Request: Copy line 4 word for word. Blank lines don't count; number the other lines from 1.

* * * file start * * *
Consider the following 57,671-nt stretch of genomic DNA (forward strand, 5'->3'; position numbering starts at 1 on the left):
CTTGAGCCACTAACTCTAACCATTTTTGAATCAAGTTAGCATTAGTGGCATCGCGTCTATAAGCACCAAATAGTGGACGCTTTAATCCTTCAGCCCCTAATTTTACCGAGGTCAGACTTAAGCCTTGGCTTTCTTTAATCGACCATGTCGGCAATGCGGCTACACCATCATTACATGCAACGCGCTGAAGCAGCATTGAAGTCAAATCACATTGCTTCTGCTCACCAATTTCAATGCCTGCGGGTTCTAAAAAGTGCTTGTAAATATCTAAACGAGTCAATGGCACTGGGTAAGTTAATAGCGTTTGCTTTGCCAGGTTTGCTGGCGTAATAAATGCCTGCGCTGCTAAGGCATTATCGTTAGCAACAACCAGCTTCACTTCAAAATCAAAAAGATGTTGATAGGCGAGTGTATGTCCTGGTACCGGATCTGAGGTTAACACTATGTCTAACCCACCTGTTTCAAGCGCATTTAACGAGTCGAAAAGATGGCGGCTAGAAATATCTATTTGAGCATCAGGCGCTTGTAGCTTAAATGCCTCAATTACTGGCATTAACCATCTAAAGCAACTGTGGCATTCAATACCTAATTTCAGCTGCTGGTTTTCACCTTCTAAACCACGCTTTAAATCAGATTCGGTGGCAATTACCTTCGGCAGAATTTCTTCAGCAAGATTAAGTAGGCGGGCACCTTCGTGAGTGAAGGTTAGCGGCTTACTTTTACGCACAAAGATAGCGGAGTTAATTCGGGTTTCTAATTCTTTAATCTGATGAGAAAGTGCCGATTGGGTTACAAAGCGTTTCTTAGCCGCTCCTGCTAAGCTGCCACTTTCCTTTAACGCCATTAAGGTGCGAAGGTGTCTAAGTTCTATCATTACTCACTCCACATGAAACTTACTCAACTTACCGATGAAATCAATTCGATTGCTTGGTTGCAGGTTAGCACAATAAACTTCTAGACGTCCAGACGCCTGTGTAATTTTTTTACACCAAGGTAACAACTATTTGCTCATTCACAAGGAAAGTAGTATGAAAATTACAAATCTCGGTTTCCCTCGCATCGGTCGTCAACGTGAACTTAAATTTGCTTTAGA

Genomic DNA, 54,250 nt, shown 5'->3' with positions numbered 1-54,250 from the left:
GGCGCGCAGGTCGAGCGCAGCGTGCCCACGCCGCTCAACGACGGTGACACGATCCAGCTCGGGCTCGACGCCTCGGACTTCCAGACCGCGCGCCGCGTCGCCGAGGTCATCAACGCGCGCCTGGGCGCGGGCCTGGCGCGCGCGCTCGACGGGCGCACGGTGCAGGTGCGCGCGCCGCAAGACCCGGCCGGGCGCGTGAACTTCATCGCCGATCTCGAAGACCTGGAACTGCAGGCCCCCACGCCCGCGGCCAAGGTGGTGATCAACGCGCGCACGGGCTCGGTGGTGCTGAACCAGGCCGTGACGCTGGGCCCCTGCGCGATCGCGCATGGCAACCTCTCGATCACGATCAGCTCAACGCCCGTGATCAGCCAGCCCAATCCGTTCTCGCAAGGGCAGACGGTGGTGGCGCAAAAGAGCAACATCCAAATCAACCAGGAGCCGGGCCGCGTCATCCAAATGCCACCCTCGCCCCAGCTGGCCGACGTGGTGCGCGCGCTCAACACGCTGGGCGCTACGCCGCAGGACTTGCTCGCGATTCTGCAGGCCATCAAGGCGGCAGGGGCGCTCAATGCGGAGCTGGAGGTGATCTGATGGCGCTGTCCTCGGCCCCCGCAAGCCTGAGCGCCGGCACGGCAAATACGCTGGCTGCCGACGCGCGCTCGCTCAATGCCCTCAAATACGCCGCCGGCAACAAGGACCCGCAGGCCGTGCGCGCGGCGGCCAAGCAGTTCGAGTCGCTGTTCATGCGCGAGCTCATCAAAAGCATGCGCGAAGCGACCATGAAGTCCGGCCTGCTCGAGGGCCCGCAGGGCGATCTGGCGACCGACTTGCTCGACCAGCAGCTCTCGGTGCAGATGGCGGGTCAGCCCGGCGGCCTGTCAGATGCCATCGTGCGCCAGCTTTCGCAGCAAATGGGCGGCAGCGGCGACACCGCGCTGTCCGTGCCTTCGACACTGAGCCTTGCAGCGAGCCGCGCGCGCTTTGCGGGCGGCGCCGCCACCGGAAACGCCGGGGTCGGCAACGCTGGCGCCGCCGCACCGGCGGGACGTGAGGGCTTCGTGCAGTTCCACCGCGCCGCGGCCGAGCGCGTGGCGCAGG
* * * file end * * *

GGCGCGCAGGTCGAGCGCAGCGTGCCCACGCCGCTCAACGACGGTGACACGATCCAGCTCGGGCTCGACGCCTCGGACTTCCAGACCGCGCGCCGCGTCGCCGAGGTCATCAACGCGCGCCTGGGCGCGGGCCTGGCGCGCGCGCTCGACGGGCGCACGGTGCAGGTGCGCGCGCCGCAAGACCCGGCCGGGCGCGTGAACTTCATCGCCGATCTCGAAGACCTGGAACTGCAGGCCCCCACGCCCGCGGCCAAGGTGGTGATCAACGCGCGCACGGGCTCGGTGGTGCTGAACCAGGCCGTGACGCTGGGCCCCTGCGCGATCGCGCATGGCAACCTCTCGATCACGATCAGCTCAACGCCCGTGATCAGCCAGCCCAATCCGTTCTCGCAAGGGCAGACGGTGGTGGCGCAAAAGAGCAACATCCAAATCAACCAGGAGCCGGGCCGCGTCATCCAAATGCCACCCTCGCCCCAGCTGGCCGACGTGGTGCGCGCGCTCAACACGCTGGGCGCTACGCCGCAGGACTTGCTCGCGATTCTGCAGGCCATCAAGGCGGCAGGGGCGCTCAATGCGGAGCTGGAGGTGATCTGATGGCGCTGTCCTCGGCCCCCGCAAGCCTGAGCGCCGGCACGGCAAATACGCTGGCTGCCGACGCGCGCTCGCTCAATGCCCTCAAATACGCCGCCGGCAACAAGGACCCGCAGGCCGTGCGCGCGGCGGCCAAGCAGTTCGAGTCGCTGTTCATGCGCGAGCTCATCAAAAGCATGCGCGAAGCGACCATGAAGTCCGGCCTGCTCGAGGGCCCGCAGGGCGATCTGGCGACCGACTTGCTCGACCAGCAGCTCTCGGTGCAGATGGCGGGTCAGCCCGGCGGCCTGTCAGATGCCATCGTGCGCCAGCTTTCGCAGCAAATGGGCGGCAGCGGCGACACCGCGCTGTCCGTGCCTTCGACACTGAGCCTTGCAGCGAGCCGCGCGCGCTTTGCGGGCGGCGCCGCCACCGGAAACGCCGGGGTCGGCAACGCTGGCGCCGCCGCACCGGCGGGACGTGAGGGCTTCGTGCAGTTCCACCGCGCCGCGGCCGAGCGCGTGGCGCAGG